This week should be uneventful. Now that I have written that a rogue pterodactyl from some genetics lab will dive-bomb through our bedroom window and spear me clean through the skull with his ossified beak. But I am supposed to just recover. Get my counts back up. Don't have any damned fevers. Eat. Eat. 140 pounds, here I come. I'm gonna stumble my corpse-frame around the corner and get some pizza. It'll be a little like Thriller.
Monday, March 25, 2013
For starters, I apologize for the formatting. A lot of different tech toys are being employed across state lines to get these cables out--I think ship to ship semaphore gets used once--and the time it'd take to smooth it isn't worth it. So these flaws are not proof of any failing health or mind...Ok, so we'll start there in a nice snarky place, and we'll end there also. In between there could be some...dips.For instance, while there were no drones involved,I didn't make it out of the hospital. Pretty much as I was signing the discharge papers I spiked a fever. I stayed at or near febrile but didn't feel horrible. Friday night I convinced N to go home and sleep, partially so that she could be there to let in her mother, who was coming into the city nice and early to clean our place. Along with an impressive masters degree and a distinguished teaching career, the woman can clean. Innate or installed, she makes the Scrubbing Bubbles look about as insubstantial as they really are. When N and I were first dating, we'd go out with her mom and I'd get this strange tinnitus-y sensation. I'd lean over and ask N about it and she'd say "that's the sounds of millions of grime molecules suddenly crying out in terror, and then being suddenly silenced."
The Force is strong in this one. Anyway, while N is sleeping and Sheila Dirt-Slayer is heading in, my mind is closing down shop. I awaken sometime in the morning immediately aware that something is very very wrong. I'm in an unfamiliar room, and my head is not blurry as much as shaken, like what had been a hunk of meat in my skull had become three fistfuls gravel. Things start to solidify more as I lie there. Because I'm sick. Very sick. Not the this-hurts kind but the urn-of-ashes kind. I'm lying flat but it feels like my feet are higher because my head is too full, but what it's full of is mostly a mystery to me. Almost everything is a mystery to me. Mostly: me. I start to panic.
I should tell her. Who? Her. Who? The one, my rest of my life, the breakfast and nighttimeand couch and driving and Who she has hair that Who if I need Who something I'll Who defend I Who love Who I'll Who miss will be Who so sad if I go away I'll Who be so sad Who I'll be Who she is Who am I? Morning is coming but it's getting dark. I think my eyes are rolling like a scared horse. I have lost her. I have lost N. I have lost almost everythingbut I'm fixating on her. Because she is where I go in crisis, or where I go first.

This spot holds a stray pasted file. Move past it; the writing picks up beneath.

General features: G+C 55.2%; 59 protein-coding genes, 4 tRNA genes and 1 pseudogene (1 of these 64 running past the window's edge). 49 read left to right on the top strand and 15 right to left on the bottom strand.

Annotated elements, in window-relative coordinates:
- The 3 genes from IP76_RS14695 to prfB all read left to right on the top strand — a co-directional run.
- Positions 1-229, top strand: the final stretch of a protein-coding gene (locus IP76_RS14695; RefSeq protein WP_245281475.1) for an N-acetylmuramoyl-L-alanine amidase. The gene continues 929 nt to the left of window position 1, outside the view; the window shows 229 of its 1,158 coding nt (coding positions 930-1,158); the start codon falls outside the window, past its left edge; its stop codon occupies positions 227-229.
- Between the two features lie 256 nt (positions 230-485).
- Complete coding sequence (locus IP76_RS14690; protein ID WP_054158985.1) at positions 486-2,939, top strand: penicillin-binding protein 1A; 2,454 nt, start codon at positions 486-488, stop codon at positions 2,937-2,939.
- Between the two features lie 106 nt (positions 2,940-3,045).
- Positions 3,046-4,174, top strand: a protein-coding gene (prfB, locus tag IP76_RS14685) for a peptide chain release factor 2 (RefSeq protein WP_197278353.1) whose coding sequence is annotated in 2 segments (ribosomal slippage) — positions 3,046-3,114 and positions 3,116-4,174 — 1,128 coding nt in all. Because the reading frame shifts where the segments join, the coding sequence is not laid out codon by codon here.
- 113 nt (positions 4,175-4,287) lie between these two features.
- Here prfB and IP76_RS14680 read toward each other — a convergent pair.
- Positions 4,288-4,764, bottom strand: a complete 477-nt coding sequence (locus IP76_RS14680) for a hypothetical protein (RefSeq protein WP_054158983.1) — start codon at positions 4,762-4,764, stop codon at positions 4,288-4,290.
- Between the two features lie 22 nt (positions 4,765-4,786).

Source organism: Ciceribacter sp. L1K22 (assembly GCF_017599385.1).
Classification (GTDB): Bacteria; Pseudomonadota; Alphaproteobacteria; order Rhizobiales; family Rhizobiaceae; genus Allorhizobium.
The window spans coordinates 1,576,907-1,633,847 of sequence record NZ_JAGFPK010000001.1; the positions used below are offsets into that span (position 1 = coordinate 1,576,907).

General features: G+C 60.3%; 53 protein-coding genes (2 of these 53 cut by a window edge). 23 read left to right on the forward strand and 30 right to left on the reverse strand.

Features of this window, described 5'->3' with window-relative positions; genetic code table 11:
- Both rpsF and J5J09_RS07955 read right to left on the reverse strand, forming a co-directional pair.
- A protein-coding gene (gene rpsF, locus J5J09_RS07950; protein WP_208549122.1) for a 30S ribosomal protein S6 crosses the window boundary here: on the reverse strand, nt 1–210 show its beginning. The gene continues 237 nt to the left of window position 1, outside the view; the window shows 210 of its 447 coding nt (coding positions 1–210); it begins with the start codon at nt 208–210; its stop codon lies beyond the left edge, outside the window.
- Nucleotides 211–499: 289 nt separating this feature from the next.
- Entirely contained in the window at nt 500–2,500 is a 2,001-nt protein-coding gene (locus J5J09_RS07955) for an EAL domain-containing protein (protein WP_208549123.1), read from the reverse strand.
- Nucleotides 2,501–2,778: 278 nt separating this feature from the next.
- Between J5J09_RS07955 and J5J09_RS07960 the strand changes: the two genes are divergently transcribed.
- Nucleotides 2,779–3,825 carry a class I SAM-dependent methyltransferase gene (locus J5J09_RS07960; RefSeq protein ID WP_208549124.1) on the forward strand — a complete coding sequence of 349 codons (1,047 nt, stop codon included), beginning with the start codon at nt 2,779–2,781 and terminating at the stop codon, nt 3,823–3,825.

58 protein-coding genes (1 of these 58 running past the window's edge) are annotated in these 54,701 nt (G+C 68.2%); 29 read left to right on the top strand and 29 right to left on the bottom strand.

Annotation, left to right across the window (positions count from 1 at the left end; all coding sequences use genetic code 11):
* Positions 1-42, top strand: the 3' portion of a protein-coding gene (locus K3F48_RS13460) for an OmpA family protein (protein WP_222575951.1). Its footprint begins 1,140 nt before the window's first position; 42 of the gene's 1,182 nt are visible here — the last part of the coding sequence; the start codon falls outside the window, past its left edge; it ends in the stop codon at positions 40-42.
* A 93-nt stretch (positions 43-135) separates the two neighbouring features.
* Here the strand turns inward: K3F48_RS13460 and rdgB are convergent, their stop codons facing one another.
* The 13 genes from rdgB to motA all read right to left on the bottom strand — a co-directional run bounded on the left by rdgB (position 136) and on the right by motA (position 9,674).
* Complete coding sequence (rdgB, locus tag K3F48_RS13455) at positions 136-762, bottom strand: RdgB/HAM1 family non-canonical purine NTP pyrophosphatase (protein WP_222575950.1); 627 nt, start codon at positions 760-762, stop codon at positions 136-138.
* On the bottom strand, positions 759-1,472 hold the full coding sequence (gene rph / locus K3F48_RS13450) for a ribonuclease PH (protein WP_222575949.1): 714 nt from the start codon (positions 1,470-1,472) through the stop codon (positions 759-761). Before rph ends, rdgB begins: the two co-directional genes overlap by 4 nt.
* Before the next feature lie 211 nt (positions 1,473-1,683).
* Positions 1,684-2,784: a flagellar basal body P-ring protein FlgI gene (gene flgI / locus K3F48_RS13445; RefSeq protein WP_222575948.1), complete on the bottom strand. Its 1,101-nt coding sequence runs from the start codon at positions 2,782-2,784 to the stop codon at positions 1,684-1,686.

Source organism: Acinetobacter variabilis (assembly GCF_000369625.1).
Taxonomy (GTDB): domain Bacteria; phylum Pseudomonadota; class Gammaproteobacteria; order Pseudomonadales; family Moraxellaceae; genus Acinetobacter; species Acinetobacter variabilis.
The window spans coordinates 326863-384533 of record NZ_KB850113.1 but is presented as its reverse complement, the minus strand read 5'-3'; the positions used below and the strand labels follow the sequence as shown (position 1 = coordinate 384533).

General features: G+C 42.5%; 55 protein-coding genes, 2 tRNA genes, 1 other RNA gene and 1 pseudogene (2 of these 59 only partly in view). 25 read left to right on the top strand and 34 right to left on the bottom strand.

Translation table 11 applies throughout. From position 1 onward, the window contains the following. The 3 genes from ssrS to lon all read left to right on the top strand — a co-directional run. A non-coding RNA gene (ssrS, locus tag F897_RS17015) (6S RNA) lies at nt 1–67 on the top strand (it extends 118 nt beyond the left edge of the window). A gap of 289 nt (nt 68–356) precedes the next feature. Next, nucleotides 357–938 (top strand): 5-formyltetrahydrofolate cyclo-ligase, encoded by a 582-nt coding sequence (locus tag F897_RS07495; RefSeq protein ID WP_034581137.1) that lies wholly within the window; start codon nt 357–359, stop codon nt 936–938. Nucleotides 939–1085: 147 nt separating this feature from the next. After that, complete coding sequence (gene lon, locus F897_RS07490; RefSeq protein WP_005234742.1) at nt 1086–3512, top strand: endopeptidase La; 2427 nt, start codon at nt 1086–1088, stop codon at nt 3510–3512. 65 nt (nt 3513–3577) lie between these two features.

There will friends and loved ones I'll worry about losing soon enough. But my mind is pulling back from me like I repulse it, so I can't even get past the first thing I need, which is what I need most. Strangely, larger muscle knowledge and basic knowledge is intact, so I swoon around in thebed until I can find my phone. She'll be in there. I guess it was still so early that I knew not to call, but in trying to text I deleted every text I had saved, ever, from anyone (which isn't much as I clean sweep a lot, but still, I didn't mean to). I sort of snap out of panic into a moment of clarity that I am about to delete all my contacts, and it brings greater clarity and great terror. First the confusion and then the realization and then the search for her: it's the rabbit hole. I have always hated that metaphor because it is overused and because I'm in union politics so it happens a lot. But it is apt in this case.
I'm tunneling further and further into one bit of the fear, to the exclusion of the other juicy terror I could be enjoying. But I need clarity, and I need to not flail pursuing it.That moment of seeing the possible delete of contacts was also apt: if I fuck up whatever meager brain efforts I have, I could be alone. And crazy. To me on the inside of this, it's as serious as a heart attack. I hold the phone, but don't go through anything. Just think. In a way it's easier because so much in my mind isnt accessible; it's like I only have maybe fifteen blocks to arrange in a vast black space. But imagine each block weighs eleven tons, and is either screaming,inhaling like a storm, or crying.
Favorites! I know there's some sorta favorites thingy somewhere. She'll be there! I check the phone, find that, indeed, the actual phone part has favorites, and I see her name. Andthe block that was inhaling stops, because it was sucking the universe through its baleen,sifting for that, and that alone. I'm crying. I still think it's too early to call. NOW I'm polite. Using the info, I go text her. I send one. I think it says what needs saying. s n k